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Whoa, Momma!

Sharon Kennedy Wynne, Tracey Henry and Suzannah DiMarzio

Keeping track of kids in a busy theme park

Let's see, purse, keys, sunscreen, water, kids ... kids? ... where'd the kids go?

Disneycrowd Summer's here, which means theme park season is in full swing. You may not think it can happen to you, but keeping up with kids in a busy theme park can be as difficult as herding puppies in a beef jerky factory. There are distractions screaming for their attention everywhere.

We recently got an e-mail from Whoa, Momma! reader Joann Parker from Minneapolis who read our post from last summer on five ways to avoid losing your kids on vacation. She sent along a brilliant idea on how to keep up with a large family in a busy vacation spot like a theme park: bright neon baseball caps.

A few years ago, we traveled with another family, as we made our way from Minneapolis to Maine. Our children at the time were ages 6-12. Our friends had bought some brightly-colored baseball caps -- neon yellow for them and neon pink for us! Whenever we stopped someplace where there was a large crowd, each family would wear its caps. At Niagara Falls, where there are throngs of people, the caps were a lifesaver! It was such an easy way to spot either a child or a parent who was not in close proximity.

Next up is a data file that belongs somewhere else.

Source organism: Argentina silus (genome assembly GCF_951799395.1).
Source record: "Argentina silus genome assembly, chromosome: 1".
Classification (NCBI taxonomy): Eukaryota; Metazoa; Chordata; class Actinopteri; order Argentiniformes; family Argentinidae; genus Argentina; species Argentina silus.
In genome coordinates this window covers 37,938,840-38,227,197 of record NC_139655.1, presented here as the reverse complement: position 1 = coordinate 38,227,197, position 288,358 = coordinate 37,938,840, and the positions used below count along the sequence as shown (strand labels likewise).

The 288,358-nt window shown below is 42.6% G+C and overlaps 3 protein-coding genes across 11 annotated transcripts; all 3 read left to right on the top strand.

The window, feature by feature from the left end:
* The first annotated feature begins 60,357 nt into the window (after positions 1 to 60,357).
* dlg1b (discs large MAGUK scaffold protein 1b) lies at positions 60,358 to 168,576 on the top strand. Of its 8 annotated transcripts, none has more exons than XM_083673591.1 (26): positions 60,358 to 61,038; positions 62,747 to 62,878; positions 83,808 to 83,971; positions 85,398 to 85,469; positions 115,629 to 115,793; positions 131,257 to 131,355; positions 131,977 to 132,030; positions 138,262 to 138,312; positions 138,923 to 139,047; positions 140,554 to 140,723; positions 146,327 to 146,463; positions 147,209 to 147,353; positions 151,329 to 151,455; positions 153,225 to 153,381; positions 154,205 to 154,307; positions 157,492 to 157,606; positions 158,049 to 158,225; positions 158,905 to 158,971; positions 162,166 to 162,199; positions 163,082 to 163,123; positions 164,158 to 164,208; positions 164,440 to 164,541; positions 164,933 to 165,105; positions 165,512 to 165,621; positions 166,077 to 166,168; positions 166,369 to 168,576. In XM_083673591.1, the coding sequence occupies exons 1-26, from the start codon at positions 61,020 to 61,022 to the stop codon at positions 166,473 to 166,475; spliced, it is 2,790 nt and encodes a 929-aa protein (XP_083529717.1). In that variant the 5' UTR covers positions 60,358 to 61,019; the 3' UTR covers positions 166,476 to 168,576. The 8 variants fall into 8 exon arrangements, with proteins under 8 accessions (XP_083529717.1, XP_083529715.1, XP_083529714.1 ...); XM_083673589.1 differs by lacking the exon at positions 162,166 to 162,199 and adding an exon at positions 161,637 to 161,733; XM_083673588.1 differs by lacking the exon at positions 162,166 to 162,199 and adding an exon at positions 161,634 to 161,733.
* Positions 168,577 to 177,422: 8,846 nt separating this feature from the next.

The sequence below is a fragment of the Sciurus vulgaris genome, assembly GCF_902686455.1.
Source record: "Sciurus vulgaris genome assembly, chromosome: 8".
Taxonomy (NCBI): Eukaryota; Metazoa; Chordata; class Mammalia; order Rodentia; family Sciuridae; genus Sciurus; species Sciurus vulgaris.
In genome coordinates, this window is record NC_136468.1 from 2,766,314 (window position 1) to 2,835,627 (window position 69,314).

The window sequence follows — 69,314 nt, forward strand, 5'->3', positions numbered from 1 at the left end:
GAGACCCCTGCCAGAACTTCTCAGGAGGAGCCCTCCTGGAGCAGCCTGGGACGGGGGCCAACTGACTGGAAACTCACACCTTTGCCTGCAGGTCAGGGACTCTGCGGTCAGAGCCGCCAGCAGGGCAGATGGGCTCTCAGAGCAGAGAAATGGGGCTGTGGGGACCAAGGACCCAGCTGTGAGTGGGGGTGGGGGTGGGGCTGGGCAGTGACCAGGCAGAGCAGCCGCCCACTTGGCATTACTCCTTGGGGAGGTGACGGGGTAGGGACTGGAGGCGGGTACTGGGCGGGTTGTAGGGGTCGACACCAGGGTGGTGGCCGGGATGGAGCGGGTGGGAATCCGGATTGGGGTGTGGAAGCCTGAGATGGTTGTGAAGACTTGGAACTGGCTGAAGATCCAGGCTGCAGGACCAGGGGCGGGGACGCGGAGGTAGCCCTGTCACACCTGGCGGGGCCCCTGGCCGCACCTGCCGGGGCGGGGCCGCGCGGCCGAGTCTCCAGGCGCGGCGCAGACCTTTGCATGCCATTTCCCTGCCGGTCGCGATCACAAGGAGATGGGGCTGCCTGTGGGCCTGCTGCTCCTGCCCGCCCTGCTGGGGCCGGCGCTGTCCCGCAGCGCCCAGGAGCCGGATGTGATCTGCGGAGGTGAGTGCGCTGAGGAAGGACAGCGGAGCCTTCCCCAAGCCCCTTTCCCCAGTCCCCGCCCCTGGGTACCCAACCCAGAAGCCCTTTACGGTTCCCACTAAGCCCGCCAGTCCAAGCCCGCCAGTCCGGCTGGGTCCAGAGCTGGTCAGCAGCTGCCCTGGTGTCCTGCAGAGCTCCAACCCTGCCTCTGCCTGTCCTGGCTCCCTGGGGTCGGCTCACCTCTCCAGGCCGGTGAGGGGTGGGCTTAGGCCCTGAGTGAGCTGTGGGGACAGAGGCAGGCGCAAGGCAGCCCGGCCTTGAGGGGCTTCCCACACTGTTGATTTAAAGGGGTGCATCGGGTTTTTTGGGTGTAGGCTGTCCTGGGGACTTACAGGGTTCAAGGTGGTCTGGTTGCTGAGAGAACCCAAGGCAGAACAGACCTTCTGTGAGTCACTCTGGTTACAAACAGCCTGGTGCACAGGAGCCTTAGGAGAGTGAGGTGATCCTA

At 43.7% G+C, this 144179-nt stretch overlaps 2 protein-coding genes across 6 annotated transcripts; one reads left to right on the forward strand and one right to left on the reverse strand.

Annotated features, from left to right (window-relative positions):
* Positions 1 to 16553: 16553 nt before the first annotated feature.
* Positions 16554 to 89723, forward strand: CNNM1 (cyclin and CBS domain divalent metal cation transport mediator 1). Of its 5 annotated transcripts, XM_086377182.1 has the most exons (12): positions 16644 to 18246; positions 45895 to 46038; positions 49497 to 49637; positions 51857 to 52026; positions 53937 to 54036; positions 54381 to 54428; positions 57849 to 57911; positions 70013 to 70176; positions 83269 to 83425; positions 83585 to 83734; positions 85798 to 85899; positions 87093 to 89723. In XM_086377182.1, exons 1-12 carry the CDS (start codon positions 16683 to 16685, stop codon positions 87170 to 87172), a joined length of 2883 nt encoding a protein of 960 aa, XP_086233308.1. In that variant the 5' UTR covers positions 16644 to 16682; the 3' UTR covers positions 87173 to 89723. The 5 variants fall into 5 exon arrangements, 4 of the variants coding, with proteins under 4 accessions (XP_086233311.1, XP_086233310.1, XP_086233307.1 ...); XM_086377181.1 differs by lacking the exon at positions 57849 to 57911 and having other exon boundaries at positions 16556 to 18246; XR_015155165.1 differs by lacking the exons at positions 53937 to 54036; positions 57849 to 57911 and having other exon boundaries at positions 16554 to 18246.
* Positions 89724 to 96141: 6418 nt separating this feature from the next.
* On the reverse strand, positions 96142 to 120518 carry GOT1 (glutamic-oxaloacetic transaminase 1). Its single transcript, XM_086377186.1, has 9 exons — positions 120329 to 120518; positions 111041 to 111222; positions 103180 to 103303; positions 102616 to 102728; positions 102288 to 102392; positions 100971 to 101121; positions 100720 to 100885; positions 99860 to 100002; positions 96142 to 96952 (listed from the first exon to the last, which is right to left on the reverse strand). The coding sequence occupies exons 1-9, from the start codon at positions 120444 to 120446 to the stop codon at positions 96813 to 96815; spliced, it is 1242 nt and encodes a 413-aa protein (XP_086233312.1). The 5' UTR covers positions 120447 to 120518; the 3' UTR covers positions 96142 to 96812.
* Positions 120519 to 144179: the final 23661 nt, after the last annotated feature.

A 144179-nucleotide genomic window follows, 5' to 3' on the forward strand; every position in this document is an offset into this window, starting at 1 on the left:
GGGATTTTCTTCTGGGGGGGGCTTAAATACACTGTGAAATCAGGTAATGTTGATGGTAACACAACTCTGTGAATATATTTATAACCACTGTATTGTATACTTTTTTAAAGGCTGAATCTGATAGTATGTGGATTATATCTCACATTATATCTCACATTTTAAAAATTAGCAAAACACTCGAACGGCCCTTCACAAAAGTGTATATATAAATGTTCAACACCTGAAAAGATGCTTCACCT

Thanks for sharing that, Joann. I love those smack-your-forehead brilliant ideas that seem so obvious once you hear them.

Here are some other ideas we've gleaned over the years from more experienced parents:

Bracelet BRAND THEM:
Not literally, of course, but finding a way to stamp your cell phone number on the child can make finding you much easier. Get some of those "Hello My Name is..." stickers, write "Mom's cell phone number" (Don't put your child's name on the badge).

Get some of those cheap rubber bracelets (like those shown here at right) and write your number on them with a Sharpie pen. Speaking of Sharpies, some moms just use them to write their number directly on the child's belly.

DOUBLE VISION: Dress them alike (or in Joann's neon ball caps) so you can say "He's dressed like this" to the park's worker. Or, take a good picture of the kids at the beginning of the day on your digital camera. That way you have a way to show staff members what your kids were dressed in.

Slimetime TALK EARLY AND OFTEN: I was caught off guard once when I forgot to talk about staying together ahead of time. We arrived at the Nick Hotel just as it was "slime time" at the pool and my 9 year old raced into the crowd before we had a chance to establish some ground rules. It took a long time to find him again among the huge crowd of kids at the water slide. Before you even leave the car, talk about how you will all stay together. Establish rules about holding hands, or how far ahead or behind they can walk and how to find each other if you somehow get separated. At small spaces like a park, we establish a base camp at a picnic table or chairs and let the kids know where to find us before we let them go off and play. For larger spaces, you could pick a landmark to meet if you get separated.

-- Sharon Kennedy Wynne

[Last modified: Thursday, May 13, 2010 11:01am]

    

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